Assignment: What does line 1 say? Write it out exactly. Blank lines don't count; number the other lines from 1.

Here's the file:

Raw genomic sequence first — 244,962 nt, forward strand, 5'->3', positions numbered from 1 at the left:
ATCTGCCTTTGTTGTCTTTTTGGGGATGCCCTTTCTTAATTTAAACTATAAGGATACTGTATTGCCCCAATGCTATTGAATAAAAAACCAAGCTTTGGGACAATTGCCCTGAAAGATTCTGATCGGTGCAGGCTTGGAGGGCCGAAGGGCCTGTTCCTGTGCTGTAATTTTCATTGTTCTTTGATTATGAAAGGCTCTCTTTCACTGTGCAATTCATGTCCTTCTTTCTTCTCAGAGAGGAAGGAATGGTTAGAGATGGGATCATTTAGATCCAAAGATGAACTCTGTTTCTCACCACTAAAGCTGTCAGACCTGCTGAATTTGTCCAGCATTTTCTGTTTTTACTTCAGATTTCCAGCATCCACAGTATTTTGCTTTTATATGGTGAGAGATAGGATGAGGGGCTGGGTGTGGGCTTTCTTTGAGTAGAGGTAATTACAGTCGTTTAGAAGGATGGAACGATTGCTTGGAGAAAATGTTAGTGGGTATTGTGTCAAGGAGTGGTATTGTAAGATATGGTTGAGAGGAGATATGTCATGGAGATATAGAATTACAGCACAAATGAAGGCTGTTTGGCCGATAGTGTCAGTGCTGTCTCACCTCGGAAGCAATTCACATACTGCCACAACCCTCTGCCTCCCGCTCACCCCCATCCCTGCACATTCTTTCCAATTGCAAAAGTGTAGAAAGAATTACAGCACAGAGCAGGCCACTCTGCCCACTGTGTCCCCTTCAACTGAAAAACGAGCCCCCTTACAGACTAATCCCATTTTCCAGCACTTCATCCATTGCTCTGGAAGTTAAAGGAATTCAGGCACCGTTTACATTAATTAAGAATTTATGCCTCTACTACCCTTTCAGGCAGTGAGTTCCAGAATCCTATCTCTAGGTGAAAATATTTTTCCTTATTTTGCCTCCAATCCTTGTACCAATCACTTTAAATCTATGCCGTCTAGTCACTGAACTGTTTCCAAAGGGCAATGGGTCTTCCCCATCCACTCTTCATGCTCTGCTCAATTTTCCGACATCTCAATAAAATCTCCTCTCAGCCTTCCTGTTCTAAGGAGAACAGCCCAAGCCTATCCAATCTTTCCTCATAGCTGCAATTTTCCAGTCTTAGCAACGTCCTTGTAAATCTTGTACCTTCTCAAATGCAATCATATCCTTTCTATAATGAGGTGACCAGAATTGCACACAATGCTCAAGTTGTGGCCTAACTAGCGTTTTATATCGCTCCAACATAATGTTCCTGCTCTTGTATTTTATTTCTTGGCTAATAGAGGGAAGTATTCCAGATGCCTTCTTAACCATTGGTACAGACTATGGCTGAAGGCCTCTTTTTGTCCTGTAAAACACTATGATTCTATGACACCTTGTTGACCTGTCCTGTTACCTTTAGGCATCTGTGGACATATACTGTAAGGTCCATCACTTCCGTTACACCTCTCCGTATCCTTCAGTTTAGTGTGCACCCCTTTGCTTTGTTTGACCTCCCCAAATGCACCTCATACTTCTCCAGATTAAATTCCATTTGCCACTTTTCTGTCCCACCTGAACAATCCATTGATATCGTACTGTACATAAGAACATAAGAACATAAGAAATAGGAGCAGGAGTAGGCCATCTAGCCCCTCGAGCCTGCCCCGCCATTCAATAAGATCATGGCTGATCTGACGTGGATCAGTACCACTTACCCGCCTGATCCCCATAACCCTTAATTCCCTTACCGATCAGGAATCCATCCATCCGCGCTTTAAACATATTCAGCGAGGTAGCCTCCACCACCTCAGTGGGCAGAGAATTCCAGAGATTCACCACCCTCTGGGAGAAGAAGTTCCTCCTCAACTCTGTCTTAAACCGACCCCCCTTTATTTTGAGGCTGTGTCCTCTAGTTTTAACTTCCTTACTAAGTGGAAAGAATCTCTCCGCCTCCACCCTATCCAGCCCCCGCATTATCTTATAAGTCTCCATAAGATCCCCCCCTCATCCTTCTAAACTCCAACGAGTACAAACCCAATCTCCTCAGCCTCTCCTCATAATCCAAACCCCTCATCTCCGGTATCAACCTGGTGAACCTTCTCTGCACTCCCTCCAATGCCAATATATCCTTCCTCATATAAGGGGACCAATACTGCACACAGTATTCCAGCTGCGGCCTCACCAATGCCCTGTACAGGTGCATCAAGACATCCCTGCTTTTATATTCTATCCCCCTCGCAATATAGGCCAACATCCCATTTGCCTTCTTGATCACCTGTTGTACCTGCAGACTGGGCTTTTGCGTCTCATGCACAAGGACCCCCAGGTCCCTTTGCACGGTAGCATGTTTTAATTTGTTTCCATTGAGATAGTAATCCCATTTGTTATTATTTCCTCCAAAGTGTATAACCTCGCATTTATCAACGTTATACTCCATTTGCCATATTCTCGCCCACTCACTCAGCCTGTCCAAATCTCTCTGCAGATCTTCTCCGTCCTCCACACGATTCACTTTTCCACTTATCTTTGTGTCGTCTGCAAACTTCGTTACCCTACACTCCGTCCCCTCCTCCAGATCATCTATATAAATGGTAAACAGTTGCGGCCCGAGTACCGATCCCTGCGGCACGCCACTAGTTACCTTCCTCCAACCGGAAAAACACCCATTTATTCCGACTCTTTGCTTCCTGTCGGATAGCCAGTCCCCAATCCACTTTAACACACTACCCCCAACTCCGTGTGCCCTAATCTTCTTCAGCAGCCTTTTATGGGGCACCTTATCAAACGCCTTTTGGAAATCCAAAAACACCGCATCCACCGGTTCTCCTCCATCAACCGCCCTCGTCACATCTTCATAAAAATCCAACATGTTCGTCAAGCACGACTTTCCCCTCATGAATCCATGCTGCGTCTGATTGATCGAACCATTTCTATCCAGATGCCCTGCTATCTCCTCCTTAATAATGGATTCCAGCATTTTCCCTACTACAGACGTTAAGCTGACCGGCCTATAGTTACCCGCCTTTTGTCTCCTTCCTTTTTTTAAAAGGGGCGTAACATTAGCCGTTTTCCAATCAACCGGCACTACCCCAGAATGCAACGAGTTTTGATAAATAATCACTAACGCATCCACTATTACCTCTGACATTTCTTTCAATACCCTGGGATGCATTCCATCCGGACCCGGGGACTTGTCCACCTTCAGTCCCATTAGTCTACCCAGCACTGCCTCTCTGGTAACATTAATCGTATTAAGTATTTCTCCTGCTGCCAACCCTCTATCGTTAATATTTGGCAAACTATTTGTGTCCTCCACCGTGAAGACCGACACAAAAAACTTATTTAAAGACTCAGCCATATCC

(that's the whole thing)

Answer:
Raw genomic sequence first — 244,962 nt, forward strand, 5'->3', positions numbered from 1 at the left: